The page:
- Days left

Filing a return online expected by 100 million taxpayers

On Jan. 15, 2010, IRS e-file officially opened for business for the tax season. The IRS expects more than 100 million individual taxpayers to file their returns online in 2010 after banner years in 2008 and 2009.

The hundreds of millions of tax returns filed over the past three years mark a dramatic increase from the 25,000 tax returns filed online in 1986, the first year the IRS accepted online tax returns (download IRS e-file history here).

More than one-third of those 100 million taxpayers will file their returns online by personal computer; the rest will use a professional tax preparer or free file at an IRS site. No matter how you choose to e-file this year, here are some tips to make it as easy as possible:

Be prepared. Even though you won't be filing a paper return, you'll still need certain documents to get you started. Make sure you have the following information handy:

  • Identification information for yourself, your spouse and dependents. This includes Social Security numbers, full names and ages.
  • Prior year's tax return.
  • Forms W-2 from all employers for yourself and your spouse.
  • Forms 1099 for dividends, interest or investments.
  • Forms 1099 for retirement or any forms 1099 with income tax withholding.
  • Receipts and records for business expenses (Schedule C).
  • Records of purchases and sales of stocks, bonds and assets subject to capital gains (Schedule D).
  • Childcare expense receipts and the taxpayer ID number for your childcare provider.
  • Records for other expenses, deductions and credits.
  • Settlement sheet for a new home (first time home buyer's credit).
  • Bank Account Information (for Direct Deposit or to pay electronically).
If you itemize, you'll also want to include:

  • Medical expense documentation, including prescription and doctor's receipts.
  • Mileage logs for business, charitable and moving purposes.
  • Charitable deduction receipts.
  • Forms 1098 for student loans, mortgage and other interest paid.
  • List of taxes paid in 2009, including state and local taxes and real estate taxes.
Double check your return. If you elect to file using your own computer, run an error check. This important step really does increase your chances of filing an accurate return. The IRS claims that taxpayers who file online have a reduced error rate: 1% compared to nearly 20% with a paper return.

Make a payment, if necessary. If you owe taxes, you can elect to pay electronically when you file or pay by mail. If you pay by mail, print out a voucher and mail your payment in by April 15; you don't have pay on the same day you file. If you want to guarantee payment on a certain date, you can set up an automatic withdrawal from your bank or pay by credit card.

Collect your refund. If you're owed a refund, you can get your refund in as few as 10 days if you file online and use direct deposit. Your options for direct deposit are better than before -- now you can designate up to three financial accounts to deposit your refund or use your refund to purchase U.S. Series I Savings Bonds.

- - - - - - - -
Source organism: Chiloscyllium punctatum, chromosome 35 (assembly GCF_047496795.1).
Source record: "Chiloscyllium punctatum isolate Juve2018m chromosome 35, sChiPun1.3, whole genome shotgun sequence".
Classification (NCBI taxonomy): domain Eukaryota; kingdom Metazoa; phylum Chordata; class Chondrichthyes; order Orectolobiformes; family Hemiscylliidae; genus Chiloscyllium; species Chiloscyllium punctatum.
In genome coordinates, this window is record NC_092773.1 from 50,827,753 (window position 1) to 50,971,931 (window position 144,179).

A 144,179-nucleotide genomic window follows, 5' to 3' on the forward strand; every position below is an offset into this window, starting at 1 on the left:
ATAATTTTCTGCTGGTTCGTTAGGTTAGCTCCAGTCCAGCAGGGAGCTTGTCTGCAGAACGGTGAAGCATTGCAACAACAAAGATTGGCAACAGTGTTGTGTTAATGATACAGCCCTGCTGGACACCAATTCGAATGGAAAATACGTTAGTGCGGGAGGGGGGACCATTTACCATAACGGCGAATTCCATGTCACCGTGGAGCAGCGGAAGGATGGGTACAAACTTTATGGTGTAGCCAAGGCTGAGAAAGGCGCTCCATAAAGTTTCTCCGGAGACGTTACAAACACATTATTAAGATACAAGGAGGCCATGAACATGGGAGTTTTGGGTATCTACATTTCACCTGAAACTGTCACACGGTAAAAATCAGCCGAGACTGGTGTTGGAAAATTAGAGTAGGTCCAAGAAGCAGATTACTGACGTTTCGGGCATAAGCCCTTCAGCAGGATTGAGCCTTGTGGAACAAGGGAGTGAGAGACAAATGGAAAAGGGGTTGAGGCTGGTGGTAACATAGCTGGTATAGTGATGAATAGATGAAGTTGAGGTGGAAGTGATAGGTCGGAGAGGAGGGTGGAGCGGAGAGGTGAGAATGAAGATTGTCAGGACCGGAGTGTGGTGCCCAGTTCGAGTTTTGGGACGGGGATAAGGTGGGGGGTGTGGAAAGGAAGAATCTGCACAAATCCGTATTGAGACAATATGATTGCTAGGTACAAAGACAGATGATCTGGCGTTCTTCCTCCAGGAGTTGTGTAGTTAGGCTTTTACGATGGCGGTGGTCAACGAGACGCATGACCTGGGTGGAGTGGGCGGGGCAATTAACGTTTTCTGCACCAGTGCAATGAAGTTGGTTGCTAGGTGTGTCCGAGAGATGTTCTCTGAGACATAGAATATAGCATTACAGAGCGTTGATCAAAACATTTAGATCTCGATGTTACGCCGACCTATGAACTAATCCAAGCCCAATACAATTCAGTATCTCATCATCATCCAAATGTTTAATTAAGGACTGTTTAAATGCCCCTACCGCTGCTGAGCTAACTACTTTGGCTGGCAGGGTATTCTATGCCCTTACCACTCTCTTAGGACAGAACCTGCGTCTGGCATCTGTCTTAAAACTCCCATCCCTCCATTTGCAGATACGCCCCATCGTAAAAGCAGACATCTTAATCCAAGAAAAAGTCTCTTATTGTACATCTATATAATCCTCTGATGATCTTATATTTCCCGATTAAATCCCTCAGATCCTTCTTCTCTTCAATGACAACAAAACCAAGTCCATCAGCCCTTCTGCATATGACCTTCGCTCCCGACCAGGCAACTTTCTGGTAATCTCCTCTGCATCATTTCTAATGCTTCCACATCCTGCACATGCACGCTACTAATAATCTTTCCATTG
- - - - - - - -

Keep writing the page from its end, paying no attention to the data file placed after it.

Check for your acknowledgment. When you e-file, you (or your tax preparer) should receive an acknowledgment within 48 hours that the IRS has accepted or rejected the return; the IRS will explain any errors that caused a rejection and allow you to make corrections and resubmit your return. Traditional paper filers do not receive any acknowledgment.

The IRS expects 2010 to be the most successful online filing season ever, promising faster, more efficient service. IRS Commissioner Doug Shulman urges taxpayers to consider filing their returns online, claiming, "IRS e-file is safe, it's easy and everyone should try it."

Increase your money and finance knowledge from home

Understanding Credit Scores

Credit scores matter -- learn how to improve your score.

View Course »

How to Avoid Financial Scams

Avoid getting duped by financial scams.

View Course »

TurboTax Articles

Video: Tax Guidelines About Gifting

Note: Some of the content of this video applies only to taxes prepared prior to 2012. It is included here for reference only. Find out the tax guidelines about gifting with help from TurboTax in this video on tax tips.

Video: What are Income Tax Rates?

Note: The content of this video applies only to taxes prepared for 2010. It is included here for reference only. Income tax rates change depending on both the amount of money you make and how you made it. Find out about income tax rates with help from TurboTax in this video on tax tips.

Video: How To Reduce Errors on Your Tax Return

Did you know that errors on your tax return can affect the amount of your tax bill and the amount of time it takes to get a refund? Fortunately, TurboTax helps you avoid errors AND be sure you're getting all the tax deductions and credits you deserve.

Does Your Company Need to File Form 1095-B?

A company is responsible for filing IRS Form 1095-B only if two conditions apply: It offers health coverage to its employees, and it is "self-insured." This means that the company itself pays its employees' medical bills, rather than an insurance company. A company that doesn't meet both conditions won't have to deal with Form 1095-B. Its employees might still receive a 1095-B, but from their insurer, not the employer.

Video: Who Qualifies for an Affordable Care Act Exemption (Obamacare)?

The Affordable Care Act requires all Americans to have health insurance or pay a tax penalty. But, who qualifies for an Affordable Care Act exemption? Find out more about who qualifies for an exemption from the Affordable Care Act tax penalty, how to claim an exemption on your tax return and how the Affordable Care Act may affect your taxes with this video from TurboTax.

Add a Comment

*0 / 3000 Character Maximum